The Johnstown Area Heritage Association and the Cambria County Library System are working together to present a panel discussion and a concert to commemorate the 50th anniversary of 1967’s “The Summer of Love.” Both are free and open to the public.
The panel discussion, “Did Johnstown Have Hippies?”, will take place on Wed., Aug. 9 at the Heritage Discovery Center. Panelists will include Jack Roscetti, Denny Regan, Ernie Petersen, and J.D. Griffith, and will be moderated by Richard Burkert, JAHA president, and Laryssa Duncan of the Cambria County Library.
The post-World War II “baby boom” generated an unprecedented number of potentially disaffected young people as prospective participants in a rethinking of the direction of American society. The hippie movement was part of a larger counter-culture. After January 14, 1967 Human Be-In, 100,000 young people from all over the world went to celebrate San Francisco’s “Summer of Love.”
The cultural trends spread through the U.S., resulting in the Woodstock Festival in 1969 and counter-culture outbreaks across the U.S. and in Johnstown. As members of the hippie movement grew older and moderated their lives and their views, and especially after US involvement in the Vietnam War ended in the mid-1970s, the counterculture was largely absorbed by the mainstream, leaving a lasting impact on philosophy and spirituality, morality, music, art, alternative health and diet, lifestyle and fashion.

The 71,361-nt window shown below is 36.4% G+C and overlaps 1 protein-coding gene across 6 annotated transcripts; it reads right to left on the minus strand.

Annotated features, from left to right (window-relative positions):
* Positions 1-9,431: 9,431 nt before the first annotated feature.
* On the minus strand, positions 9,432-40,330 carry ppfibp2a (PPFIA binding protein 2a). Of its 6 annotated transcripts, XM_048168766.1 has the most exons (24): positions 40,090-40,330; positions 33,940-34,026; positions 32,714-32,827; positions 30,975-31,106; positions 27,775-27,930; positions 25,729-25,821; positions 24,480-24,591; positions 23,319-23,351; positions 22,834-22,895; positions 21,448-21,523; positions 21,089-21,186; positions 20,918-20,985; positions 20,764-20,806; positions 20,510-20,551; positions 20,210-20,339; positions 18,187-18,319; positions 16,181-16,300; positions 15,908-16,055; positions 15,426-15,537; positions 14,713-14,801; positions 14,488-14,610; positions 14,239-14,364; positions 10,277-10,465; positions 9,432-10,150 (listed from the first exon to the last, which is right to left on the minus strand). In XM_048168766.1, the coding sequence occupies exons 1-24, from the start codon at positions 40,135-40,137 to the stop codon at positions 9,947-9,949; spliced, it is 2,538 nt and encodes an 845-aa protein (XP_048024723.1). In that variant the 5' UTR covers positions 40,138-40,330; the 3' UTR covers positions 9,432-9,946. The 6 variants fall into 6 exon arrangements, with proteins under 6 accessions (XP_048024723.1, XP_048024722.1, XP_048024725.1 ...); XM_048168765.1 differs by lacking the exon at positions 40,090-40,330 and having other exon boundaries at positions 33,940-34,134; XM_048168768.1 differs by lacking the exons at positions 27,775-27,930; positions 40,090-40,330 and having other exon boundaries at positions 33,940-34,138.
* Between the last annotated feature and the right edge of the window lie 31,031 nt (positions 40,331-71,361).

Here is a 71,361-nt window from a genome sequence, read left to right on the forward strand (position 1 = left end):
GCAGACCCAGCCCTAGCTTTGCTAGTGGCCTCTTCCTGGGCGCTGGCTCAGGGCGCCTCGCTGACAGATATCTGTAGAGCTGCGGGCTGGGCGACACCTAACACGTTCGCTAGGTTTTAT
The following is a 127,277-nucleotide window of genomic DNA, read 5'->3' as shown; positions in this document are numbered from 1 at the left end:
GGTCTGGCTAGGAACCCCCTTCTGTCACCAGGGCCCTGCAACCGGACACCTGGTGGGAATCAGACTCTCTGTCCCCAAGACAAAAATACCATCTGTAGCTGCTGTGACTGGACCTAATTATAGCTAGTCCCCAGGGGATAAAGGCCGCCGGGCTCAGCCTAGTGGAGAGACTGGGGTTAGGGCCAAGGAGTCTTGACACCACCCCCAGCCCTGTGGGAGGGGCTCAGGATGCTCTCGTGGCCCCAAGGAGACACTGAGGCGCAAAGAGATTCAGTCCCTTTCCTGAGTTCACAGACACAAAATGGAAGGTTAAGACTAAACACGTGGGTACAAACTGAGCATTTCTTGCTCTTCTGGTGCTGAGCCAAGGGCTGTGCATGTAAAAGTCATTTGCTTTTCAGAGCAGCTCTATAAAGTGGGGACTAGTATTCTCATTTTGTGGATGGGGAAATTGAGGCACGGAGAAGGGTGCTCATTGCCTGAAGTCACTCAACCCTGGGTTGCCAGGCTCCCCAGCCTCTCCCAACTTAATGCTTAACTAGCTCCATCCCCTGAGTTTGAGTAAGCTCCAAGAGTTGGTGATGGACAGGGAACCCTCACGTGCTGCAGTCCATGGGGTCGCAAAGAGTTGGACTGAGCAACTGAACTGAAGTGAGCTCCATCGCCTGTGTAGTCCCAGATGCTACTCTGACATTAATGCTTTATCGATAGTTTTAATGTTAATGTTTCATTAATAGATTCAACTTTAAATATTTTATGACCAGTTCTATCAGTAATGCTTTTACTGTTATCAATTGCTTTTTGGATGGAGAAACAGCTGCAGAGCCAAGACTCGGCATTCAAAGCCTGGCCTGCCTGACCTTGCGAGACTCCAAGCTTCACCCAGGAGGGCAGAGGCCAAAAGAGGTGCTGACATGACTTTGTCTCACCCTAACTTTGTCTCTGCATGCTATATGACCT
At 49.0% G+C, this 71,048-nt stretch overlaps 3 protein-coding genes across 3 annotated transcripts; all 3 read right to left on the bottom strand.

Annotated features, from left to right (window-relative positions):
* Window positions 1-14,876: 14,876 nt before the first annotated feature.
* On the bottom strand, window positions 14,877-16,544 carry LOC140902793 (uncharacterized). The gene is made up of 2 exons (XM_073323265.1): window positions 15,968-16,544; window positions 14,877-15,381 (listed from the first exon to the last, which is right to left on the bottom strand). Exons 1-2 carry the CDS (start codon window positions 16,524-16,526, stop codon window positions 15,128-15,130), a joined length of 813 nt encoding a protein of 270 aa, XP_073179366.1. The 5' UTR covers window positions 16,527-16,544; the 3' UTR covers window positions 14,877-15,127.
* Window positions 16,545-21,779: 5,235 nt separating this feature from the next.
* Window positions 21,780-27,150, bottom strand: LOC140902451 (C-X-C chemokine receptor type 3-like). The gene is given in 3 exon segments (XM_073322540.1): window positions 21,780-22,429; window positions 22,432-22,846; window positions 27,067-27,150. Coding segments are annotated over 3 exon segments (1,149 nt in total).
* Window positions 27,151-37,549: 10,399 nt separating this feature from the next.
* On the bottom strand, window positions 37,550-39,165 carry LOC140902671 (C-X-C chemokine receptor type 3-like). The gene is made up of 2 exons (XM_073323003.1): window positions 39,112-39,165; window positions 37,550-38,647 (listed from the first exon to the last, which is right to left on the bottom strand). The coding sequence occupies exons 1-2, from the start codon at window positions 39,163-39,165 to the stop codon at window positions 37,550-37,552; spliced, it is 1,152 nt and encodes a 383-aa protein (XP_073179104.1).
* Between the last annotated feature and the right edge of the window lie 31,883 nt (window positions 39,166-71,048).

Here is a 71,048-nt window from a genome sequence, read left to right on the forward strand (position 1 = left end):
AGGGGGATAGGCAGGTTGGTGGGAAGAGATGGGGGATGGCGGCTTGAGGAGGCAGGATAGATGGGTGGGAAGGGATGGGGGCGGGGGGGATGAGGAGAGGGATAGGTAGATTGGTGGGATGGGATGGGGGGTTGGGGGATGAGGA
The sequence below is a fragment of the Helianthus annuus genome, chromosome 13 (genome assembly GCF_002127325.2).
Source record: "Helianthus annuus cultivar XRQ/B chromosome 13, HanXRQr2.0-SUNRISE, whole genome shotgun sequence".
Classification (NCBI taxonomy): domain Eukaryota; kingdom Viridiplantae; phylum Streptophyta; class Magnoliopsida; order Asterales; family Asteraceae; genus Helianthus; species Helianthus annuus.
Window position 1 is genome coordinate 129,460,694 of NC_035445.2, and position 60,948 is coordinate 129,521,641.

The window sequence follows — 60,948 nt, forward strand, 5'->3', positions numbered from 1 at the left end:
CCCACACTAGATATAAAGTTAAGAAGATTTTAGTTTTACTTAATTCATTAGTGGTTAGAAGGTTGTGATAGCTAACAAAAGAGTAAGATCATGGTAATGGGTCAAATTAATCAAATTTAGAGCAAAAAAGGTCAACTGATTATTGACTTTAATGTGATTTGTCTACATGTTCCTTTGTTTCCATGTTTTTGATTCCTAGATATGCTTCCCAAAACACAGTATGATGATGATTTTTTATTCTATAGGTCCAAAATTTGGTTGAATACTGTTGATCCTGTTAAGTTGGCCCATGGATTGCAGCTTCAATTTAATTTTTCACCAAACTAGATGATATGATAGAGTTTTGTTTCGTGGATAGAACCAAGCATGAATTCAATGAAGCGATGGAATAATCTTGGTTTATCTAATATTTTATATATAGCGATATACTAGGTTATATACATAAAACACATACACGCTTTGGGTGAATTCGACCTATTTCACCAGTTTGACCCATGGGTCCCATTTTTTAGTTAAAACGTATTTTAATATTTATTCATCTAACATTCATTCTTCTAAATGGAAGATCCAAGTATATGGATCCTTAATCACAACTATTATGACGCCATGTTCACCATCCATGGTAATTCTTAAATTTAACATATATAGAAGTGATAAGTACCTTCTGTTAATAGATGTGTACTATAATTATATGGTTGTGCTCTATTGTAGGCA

“The hippie movement was felt nationwide, including right here in Johnstown,” said Richard Burkert, president of JAHA, who attended Woodstock as a teenager. “The panel discussion will certainly be lively and interesting to anyone who lived through it, or for anyone who’s curious about those times.”
Panel topics will include:
- Local hangouts and local bands – The Cage Nightclub, located on Scalp Avenue, an under-21 club featured local bands and go-go girls in a cage.
- Conflicts with authority: including school, parents, police. The Democratic National Convention in Chicago was an influence on protests that happened in Johnstown (including the one where Jack Roscetti was arrested, as the enclosed photo shows).
- Views on Vietnam War
- How the movement changed American culture directly and indirectly
- Use of marijuana, LSD, and other recreational drugs
- Communes: there were communes in Bedford and surrounding area
- The legacy of the hippie movement
In addition, Jack Roscetti will show items from his collection of 1960s memorabilia.
To conclude the programming, the Desperadoes will play a concert in the Heritage Discovery Center courtyard at 7:00 pm on Sat., Aug. 12. Their setlist will feature music of the 60s and 70s.